We moved into our current house in July 2012, chose a vegetable garden site, and put up a rabbit fence in August. In September, we were thinking about how we could prepare the soil so that it would be deep and loose by the following spring.
Flipping over the compacted sod was hard work. Our son loved trying to help though.
First, my husband used a spade to remove the grass by flipping the sod onto its back over the 14’x16’ garden area (two 4’x16’ beds and three 2 foot wide aisles on the long sides). The ground was compacted in those areas, so this was hard work (thank you to my husband! I was more suited to working on the rabbit fence). We chopped at the sod to try to break it up, but it looked like it would need something more to loosen up. I didn’t like the idea of a rototiller as it would kill earthworms and microorganisms, mix up soil layers, and cost money to rent. Double digging would have been tough with the soil so hard. And we weren’t ready to invest in raised garden beds and new soil since we wanted to evaluate the garden spot further to see if it would be successful. Yet, the existing soil needed some love that fall to become healthier.
Spreading manure and top soil on the garden beds.
I started thinking about how I could encourage earthworms to make their home in our vegetable garden. A partnership with the local invertebrates seemed like a good deal: they could aerate and enrich the soil and I could add organic matter for them to munch on and keep my feet off the garden beds. Our compost
wasn’t ready yet, so I went to Menard’s to find a peace offering to give them. I wasn’t able to find compost there (which would have been ideal), but I did find bags of manure and top soil that were quite cheap. I thought that would provide a soft medium for the worms to crawl around in, so I filled the trunk of our car with about 20 large bags. Spreading the manure and top soil over the two 4’x16’ garden beds didn’t go very far, but it was a good start.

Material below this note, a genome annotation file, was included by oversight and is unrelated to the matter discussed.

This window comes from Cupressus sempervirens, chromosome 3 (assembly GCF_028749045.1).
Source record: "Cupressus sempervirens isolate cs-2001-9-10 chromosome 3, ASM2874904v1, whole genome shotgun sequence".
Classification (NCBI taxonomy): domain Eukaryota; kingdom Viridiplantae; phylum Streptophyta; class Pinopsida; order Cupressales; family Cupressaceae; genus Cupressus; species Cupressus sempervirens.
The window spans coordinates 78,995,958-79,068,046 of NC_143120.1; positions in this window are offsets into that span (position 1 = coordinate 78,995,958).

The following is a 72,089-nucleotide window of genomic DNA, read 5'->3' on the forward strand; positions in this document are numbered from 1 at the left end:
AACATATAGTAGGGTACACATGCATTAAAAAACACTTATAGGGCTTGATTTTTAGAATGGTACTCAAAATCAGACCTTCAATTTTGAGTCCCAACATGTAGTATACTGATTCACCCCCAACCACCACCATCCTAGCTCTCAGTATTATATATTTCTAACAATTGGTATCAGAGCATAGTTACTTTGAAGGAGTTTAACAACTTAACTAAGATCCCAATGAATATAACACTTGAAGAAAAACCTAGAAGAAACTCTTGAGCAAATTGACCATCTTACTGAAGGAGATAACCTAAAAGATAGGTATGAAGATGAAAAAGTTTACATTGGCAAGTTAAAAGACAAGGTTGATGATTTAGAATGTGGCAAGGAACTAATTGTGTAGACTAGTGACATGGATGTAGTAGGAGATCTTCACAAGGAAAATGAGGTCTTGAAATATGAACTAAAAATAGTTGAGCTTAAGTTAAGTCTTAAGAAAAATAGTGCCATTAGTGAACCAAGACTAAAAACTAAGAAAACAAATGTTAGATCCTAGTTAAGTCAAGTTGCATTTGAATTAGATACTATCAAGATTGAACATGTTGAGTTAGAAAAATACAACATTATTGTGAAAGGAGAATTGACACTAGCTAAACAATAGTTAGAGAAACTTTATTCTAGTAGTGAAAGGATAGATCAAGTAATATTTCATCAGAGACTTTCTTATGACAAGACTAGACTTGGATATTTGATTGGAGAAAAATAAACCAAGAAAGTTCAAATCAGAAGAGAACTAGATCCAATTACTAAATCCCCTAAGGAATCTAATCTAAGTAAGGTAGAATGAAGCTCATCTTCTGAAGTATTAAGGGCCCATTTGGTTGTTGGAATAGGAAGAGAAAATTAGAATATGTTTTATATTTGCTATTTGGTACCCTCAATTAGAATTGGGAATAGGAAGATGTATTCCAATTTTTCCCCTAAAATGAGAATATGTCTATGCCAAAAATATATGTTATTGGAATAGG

Buckwheat (far bed) and oats and peas (close bed) being chopped into the soil six weeks after the seeds were sown.
Next, I decided that the earthworms might enjoy some cover crops, which would also keep the number of weeds down, fix some nitrogen, and help break up the soil. I planted seeds for buckwheat in the south bed and oats and peas in the north bed and then set up a sprinkler to water the area each morning. September 1st was a bit late in the season for planting, but I hoped I would get something before the frosts came. Two weeks after sowing, the cover crops were several inches tall. I was pleased to see this because the garden site only gets about 5 hours of sun each day. They continued to grow, and by mid-October, it seemed time to incorporate them into the soil for worm food. I was disappointed to find that the plants’ roots were tiny. I believe this was due to the fact that the ground was so hard and I watered frequently in September.
My peace offering to the worms still didn’t feel complete. Once the cover crops were done, I added autumn leaves on top of the garden beds. They packed down a bit from rainfall, but I mixed some of them into the topsoil (the kids were impatient so I didn’t do this very well) and left some leaves on top. I believed that the leaves would add warmth to the soil and encourage worm activity, decomposition, and moisture over the rest of fall and into next spring. We had some leftover straw in the garage, so I added that on top of the leaves as well. Like the manure and top soil, a large bag didn’t go very far over the 128 square feet of garden area. Did the worms like my peace offering?
Our vegetable garden disappeared for 4 months during a snowy Wisconsin winter.
We received a lot of snow over the winter and the vegetable garden and rabbit fence disappeared for 4 months. It’s now April and the last of the snow has melted. I raked the leaves back from over the garden beds onto the aisles so the sun could worm the soil. I hope the leaves in the aisles don’t retain too much moisture and encourage slugs and snails. I noticed that there are still chunks of sod which we weren’t able to break up, so I worry that the soil hasn’t gotten any looser. But there is hope: I tried pushing a bird feeder crook into the yard around the house and couldn’t get it to budge into the hard ground. However, when I pushed it into my garden bed, it slid in effortlessly.
As the ground warms up further, I will continue to evaluate and look for ways to improve the soil in these vegetable garden beds. I will try some vegetable crops this spring and also add more cover crops. If the vegetables are successful, I will be more willing to invest in raised beds, better soil (such as Mel’s Mix from the “All New Square Foot Gardening” book), and the removal of a large blue spruce tree that shades the garden in the afternoon. Our vegetable garden has only begun, but so far, I am enjoying the process of making the soil healthier and looking forward to seeing what we’ll be able to grow.